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Community Groups Have Right to Negotiate Community Benefits

Updated: May 29, 2018

Originally submitted by Megan Betts and published November 29, 2017 in the

St. Louis American

Over the last several months, the neighbors of Tower Grove South worked to establish a private Community Benefits Agreement (CBA) negotiated between community residents and stakeholders, and a small developer implementing a housing project in the neighborhood’s Morganford business district.

For St. Louis, this is new territory. No other agreement of this nature, privately negotiated between community members and a developer and including direct legal accountability to the neighborhood, had been completed.

Unfortunately, on Wednesday, November 7, the Housing, Urban Development and Zoning Committee of the Board of Alderman made sure that residents’ voices would be silenced, by refusing to pass 15th Ward Alderwoman Megan Green’s Board Bill 101 requesting tax abatement for the proposed development. The reason given by the committee chair and members: the CBA.

For hours, the committee grilled Alderwoman Green about the legitimacy of this CBA, making accusations of a conflict of interest, stating that community residents are unqualified to negotiate over development in their community, and making statements that similar processes would halt development in the city.

This is despite the fact that the only thing actually holding up the development was the committee’s refusal to send the bill to the full Board of Aldermen. While community benefits agreements would certainly change the development landscape, their main effect would be creating a culture where development includes considerations for racial equity in its processes, goals, and neighborhood impact.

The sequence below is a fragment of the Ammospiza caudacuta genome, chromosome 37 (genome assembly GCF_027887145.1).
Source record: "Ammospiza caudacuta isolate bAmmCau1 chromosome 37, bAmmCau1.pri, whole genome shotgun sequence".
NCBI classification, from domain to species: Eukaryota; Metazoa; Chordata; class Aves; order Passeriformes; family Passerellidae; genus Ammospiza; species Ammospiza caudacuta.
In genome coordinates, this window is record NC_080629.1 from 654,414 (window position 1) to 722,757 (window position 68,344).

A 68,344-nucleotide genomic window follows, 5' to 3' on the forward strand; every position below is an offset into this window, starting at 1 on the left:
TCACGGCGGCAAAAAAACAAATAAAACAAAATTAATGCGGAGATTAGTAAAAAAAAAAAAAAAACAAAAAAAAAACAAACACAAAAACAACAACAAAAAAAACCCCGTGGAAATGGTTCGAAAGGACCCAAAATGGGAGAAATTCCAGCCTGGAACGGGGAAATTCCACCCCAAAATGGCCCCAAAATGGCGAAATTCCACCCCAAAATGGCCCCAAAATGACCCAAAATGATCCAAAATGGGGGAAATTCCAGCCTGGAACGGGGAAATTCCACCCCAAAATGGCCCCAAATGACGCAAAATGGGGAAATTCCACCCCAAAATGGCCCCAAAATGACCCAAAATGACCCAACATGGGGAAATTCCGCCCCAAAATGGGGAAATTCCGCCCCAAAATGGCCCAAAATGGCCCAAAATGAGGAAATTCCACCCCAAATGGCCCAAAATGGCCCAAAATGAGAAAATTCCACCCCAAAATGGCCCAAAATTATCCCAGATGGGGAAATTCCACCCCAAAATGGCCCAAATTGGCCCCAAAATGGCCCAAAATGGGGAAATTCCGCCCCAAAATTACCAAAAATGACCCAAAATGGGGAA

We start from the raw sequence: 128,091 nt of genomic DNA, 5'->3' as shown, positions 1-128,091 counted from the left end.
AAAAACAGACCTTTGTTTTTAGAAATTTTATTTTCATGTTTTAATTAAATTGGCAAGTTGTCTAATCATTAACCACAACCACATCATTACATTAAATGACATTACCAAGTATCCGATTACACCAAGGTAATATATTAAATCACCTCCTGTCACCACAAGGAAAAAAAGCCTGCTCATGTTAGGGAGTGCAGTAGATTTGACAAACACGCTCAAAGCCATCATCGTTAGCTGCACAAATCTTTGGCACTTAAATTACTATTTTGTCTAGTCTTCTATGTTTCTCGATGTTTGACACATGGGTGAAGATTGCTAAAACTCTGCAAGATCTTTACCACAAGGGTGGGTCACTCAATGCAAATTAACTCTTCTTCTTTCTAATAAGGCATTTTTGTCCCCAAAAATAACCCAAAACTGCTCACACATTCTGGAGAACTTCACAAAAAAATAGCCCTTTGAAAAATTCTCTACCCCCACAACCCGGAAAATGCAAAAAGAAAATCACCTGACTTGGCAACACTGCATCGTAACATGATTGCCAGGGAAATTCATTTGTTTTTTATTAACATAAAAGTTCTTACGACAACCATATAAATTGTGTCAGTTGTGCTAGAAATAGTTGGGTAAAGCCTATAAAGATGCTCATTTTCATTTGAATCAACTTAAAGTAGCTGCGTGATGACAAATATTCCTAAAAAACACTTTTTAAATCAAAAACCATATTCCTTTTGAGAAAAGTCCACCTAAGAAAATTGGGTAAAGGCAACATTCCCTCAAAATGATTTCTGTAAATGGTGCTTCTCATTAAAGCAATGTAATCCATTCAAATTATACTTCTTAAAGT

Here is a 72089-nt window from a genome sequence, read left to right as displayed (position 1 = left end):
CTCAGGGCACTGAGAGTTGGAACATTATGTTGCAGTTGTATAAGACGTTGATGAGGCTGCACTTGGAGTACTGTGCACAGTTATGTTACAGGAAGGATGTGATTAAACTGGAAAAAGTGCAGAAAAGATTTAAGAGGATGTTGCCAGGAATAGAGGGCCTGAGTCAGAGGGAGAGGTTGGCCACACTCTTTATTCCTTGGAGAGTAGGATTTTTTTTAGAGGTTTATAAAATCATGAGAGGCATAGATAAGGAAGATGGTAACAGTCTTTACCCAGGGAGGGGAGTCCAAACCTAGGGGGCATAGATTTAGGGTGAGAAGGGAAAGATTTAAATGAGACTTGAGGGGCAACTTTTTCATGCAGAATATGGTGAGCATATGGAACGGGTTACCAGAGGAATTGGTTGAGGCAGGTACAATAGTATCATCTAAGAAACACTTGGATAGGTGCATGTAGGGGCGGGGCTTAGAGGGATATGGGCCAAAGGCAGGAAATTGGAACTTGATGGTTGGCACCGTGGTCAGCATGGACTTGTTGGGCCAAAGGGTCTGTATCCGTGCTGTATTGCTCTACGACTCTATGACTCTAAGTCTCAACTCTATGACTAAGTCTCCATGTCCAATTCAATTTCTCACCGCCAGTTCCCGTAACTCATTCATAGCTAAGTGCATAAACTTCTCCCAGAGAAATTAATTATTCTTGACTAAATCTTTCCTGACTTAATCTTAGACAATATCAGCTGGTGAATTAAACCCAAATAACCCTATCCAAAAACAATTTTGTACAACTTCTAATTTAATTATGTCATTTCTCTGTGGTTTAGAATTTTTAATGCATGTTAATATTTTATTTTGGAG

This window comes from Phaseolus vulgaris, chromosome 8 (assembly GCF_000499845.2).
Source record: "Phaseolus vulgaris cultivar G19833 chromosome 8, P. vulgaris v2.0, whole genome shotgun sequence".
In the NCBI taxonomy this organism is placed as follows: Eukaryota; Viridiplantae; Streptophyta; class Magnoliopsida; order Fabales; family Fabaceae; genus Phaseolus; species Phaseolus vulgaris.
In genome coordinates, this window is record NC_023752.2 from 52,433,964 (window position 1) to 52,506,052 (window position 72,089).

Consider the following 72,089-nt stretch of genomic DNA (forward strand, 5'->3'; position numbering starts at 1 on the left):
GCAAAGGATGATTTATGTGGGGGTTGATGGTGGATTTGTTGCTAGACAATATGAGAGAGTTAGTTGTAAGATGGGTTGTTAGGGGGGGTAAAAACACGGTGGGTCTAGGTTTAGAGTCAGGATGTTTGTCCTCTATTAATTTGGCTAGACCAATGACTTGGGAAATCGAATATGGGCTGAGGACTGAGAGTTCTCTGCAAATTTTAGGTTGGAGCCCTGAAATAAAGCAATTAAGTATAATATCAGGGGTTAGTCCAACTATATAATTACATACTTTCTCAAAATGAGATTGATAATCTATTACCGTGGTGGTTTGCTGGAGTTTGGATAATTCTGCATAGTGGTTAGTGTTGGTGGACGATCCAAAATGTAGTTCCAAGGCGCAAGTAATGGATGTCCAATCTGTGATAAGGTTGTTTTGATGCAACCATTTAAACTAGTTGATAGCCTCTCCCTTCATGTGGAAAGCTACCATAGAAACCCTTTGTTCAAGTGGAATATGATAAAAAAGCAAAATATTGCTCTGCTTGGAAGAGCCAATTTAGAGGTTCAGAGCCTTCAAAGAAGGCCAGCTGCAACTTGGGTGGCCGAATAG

In the case of the Morganford CBA, the community came together through a coordinated engagement process designed to identify the neighborhood’s concerns surrounding the development. They used this opportunity to respond to a clear need for affordable housing, resulting in a $60,000 commitment from the developer for a neighborhood nonprofit to provide long-term affordable housing in a neighborhood that has seen escalating housing costs.

Despite the alderpersons’ accusations, this privately negotiated agreement has nothing to do with the cited state conflict of interest law. There was no demand of money to the alderperson or quid pro quo of a donation to any private group when beginning the process. Elected officials often require developers to meet with the community and consider their needs. The only real difference between this and the business-as-usual practice is that the community did the negotiating. CBAs are in use in numerous states with similar laws and none have found them to be illegal.

Equitable St. Louis is a coalition of community, civil rights, and labor organizations seeking to empower residents to drive racially equitable development in the St. Louis region through the use of Community Benefits Agreements (CBAs). We believe that these agreements must meet three core principles: They must be community-based and negotiated, legally binding, and enforceable by the community.

The Morganford CBA, though not perfect in its process and implementation, meets these basic tenants. Again, this was a first, but it will certainly not be the last time that local communities demand accountability from developers. 

At the following HUDZ committee meeting, the same alderpersons reiterated their desire to add language to all redevelopment bills that would prevent projects with CBAs from receiving any tax incentives, until they say otherwise. The Board of Aldermen has no power to limit the right of contract in situations where neither party is breaking the law. The city is not a party to this CBA, therefore there was no reason for the HUDZ committee to review it. Aldermanic committees have never opposed alderperson-negotiated deals that pay for items on their ward capital fund to-do-lists, nor have committees given an equal level of review and scrutiny to all of a development’s other contractual obligations.

Preempting the negotiation of CBAs is not the way to build a more equitable St. Louis. Stopping CBAs from being negotiated, in the absence of a city-wide ordinance, is an irresponsible and inflammatory reaction to communities demanding equity and greater accountability.

Megan Betts is a member of Northside Neighbors United, a coalition member of Equitable STL, and community organizer from the St. Louis Place neighborhood.


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